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GC Spotlight: James Wan, Head of Intellectual Property for

GC Spotlight: James Wan, Head of Intellectual Property for

GC Spotlight: James Wan, Head of Intellectual Property for harrison.aiJessica Nguyen
Chief Legal Officer

Life of a General Counsel

Lexion’s customer James Wan was the first General Counsel and Company Secretary at one of Australia's fastest high growth ventures in artificial intelligence – His experience spans healthcare, AI, and SaaS, from Australia, Singapore to Hong Kong. He has deep technical expertise in machine learning, blockchain/crypto and software/IT. He is also a patent attorney with over 17 years experience.

I recently caught up with James to chat about his personal career journey on his way to General Counsel and his thoughts about artificial intelligence (AI) in business. 

Here’s what he had to say about building a GC career and AI.

How did your legal journey lead you to be a GC?

I knew it would be a great adventure. I’d learn a lot and get to work with mission driven high caliber people that were willing to take the same leap of faith as me.

Serendipity. At the time, I wasn’t actively looking for a new role and was happy servicing my own clients working at one of Australia’s oldest and largest specialist IP firms. I was passionate about assisting startups and actively sought to grow my practice to encompass more startup clients. I primarily serviced software, AI, and blockchain companies because I held a degree in computer science and continued to code in my spare time. 

A co-founder of approached me to perform an IP landscape analysis in the field of radiology artificial intelligence (AI). A week later after I delivered my analysis, I was contacted again for a subsequent meeting.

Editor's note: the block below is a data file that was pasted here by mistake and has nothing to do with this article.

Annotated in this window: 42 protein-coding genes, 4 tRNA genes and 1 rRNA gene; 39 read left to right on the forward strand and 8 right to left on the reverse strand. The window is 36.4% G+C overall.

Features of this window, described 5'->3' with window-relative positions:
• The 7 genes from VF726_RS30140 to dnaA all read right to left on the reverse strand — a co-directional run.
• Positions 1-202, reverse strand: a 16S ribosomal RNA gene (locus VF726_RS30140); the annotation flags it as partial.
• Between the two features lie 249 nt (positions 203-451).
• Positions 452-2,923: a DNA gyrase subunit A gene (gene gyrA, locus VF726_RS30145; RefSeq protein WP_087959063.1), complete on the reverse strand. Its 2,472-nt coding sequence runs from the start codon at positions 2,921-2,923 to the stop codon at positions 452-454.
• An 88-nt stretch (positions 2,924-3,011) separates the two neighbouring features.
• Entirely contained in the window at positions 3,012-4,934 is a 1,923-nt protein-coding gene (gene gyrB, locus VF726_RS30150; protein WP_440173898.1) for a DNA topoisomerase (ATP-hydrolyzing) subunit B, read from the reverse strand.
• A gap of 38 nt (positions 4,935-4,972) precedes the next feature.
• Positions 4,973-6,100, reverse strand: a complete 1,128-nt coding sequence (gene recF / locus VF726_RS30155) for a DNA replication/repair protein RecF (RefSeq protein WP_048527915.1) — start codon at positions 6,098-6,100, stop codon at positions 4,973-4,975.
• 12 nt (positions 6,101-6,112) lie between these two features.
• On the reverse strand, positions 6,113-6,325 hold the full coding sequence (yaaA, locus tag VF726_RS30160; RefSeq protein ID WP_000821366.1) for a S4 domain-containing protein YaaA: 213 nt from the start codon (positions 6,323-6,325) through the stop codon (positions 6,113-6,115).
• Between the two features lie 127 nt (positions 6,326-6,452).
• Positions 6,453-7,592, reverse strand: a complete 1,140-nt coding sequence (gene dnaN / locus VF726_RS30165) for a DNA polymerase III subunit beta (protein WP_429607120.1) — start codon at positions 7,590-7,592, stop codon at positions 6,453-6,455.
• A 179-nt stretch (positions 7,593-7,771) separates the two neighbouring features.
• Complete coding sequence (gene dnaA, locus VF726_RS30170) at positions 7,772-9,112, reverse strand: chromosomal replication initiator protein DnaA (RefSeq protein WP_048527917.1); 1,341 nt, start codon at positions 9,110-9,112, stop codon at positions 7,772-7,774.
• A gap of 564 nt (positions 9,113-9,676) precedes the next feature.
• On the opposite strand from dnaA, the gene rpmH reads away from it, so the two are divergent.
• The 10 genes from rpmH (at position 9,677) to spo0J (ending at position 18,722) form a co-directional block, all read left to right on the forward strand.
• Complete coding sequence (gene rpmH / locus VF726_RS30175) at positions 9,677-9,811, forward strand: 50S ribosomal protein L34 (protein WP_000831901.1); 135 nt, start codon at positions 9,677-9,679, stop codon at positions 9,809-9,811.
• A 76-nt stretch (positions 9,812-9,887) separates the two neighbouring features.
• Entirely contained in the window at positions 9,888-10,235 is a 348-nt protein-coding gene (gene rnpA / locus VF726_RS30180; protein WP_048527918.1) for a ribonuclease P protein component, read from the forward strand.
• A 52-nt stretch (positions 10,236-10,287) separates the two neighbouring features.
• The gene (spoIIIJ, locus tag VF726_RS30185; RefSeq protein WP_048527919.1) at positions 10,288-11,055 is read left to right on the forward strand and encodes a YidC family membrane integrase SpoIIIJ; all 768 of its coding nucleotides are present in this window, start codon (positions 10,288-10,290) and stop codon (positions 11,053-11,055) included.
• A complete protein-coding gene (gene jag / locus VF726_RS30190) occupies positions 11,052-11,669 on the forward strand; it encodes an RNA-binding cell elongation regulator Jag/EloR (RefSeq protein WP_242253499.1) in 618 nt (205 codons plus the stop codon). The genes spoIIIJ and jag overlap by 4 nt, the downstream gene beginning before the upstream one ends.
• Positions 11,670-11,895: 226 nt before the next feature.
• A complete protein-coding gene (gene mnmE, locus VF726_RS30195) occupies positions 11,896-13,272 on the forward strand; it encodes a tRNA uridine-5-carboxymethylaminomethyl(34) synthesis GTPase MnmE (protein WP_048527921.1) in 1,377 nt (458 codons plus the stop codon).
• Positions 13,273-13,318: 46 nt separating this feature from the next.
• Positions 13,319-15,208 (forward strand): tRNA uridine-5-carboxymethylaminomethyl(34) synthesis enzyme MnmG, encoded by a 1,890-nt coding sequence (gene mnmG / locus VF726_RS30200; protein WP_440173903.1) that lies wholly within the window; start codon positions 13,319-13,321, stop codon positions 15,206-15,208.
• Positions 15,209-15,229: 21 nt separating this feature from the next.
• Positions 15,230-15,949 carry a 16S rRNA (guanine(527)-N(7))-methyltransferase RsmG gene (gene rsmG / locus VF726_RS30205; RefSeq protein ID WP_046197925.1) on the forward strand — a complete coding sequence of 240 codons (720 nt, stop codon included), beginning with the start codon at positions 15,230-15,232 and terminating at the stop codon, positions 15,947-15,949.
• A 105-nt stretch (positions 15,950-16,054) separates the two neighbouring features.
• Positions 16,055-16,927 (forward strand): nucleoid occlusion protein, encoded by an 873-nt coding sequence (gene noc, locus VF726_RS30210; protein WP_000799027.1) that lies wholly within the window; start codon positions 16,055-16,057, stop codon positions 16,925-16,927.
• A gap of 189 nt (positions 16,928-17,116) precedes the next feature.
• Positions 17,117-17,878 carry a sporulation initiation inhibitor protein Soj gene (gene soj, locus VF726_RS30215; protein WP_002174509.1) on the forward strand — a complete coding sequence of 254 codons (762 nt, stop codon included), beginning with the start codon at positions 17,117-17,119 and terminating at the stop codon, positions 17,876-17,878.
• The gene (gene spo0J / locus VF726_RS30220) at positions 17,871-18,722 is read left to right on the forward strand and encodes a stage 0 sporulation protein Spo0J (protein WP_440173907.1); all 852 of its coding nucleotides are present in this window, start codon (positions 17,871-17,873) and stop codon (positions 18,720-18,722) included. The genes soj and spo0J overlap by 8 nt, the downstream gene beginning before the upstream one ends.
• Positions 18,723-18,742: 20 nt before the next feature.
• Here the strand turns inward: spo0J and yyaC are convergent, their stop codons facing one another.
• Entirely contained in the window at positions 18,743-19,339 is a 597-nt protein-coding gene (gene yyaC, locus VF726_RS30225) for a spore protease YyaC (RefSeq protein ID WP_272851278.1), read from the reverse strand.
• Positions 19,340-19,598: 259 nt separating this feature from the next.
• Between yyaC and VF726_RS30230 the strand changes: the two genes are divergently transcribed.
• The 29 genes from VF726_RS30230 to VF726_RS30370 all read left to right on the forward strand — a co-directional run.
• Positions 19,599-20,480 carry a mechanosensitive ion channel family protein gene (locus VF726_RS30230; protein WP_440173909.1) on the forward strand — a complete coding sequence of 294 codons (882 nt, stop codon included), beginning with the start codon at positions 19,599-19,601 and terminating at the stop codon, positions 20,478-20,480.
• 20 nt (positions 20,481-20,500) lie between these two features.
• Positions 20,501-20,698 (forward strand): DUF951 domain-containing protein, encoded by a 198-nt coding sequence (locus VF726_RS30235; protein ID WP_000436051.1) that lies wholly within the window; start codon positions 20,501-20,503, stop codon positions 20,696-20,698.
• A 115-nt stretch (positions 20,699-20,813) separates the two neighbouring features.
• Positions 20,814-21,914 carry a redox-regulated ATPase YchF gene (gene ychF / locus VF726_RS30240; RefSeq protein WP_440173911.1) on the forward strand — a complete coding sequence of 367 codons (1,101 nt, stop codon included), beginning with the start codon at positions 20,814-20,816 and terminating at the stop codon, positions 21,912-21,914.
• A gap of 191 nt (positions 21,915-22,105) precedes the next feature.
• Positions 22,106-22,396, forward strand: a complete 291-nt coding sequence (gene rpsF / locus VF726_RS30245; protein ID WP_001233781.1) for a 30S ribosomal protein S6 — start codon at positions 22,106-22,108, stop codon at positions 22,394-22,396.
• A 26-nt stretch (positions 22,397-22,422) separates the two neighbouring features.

It was at this meeting that the role was offered to me, which I wasn’t expecting. I thought seriously about the opportunity and found that Jeff Bezos’ Regret Minimization Framework helped me make my decision - I knew at the very least it would be a great adventure and would probably later regret not experiencing it. I expected I’d learn a lot and get to work alongside mission-driven highly skilled specialists that would have taken the same leap of faith as an early joiner at a startup that was pre-VC funded at the time. 

Any actionable advice to a GC during their first 90 days?

Learn deeply about all aspects of the business; commercially and technically (if your company makes a technical product). 

Ask a lot of questions of everyone, identify the biggest risks that need to be managed, and cultivate your support network e.g. by joining and engaging with peers in the Association of Corporate Counsel (ACC), and other similar organizations.

You have a lot of experience with AI. How do you think AI will change, impact, or improve the way lawyers work or the legal profession? 

At, we create AI as a clinical decision support (CDS) tool to assist clinicians perform their incredible work more efficiently and accurately. AI can similarly be a useful tool to support lawyers. 

AI is very good at pattern recognition tasks (e.g. computer vision or natural language processing) and I’m sure many lawyers can relate to certain tasks which are more repetitive and mundane compared to more interesting problem solving projects that we all probably hope to do more of because they generally leave you more fulfilled and satisfied. 

With the growing dominance of Transformer architecture in deep learning and the continuing trend of decreasing costs for storage and compute, it will be exciting to see some very interesting and useful tools being built for lawyers soon.

Want more insights into a GC career? Read what Deborah Solmor had to say about life as a GC and get the GC Playbook for informative tips.


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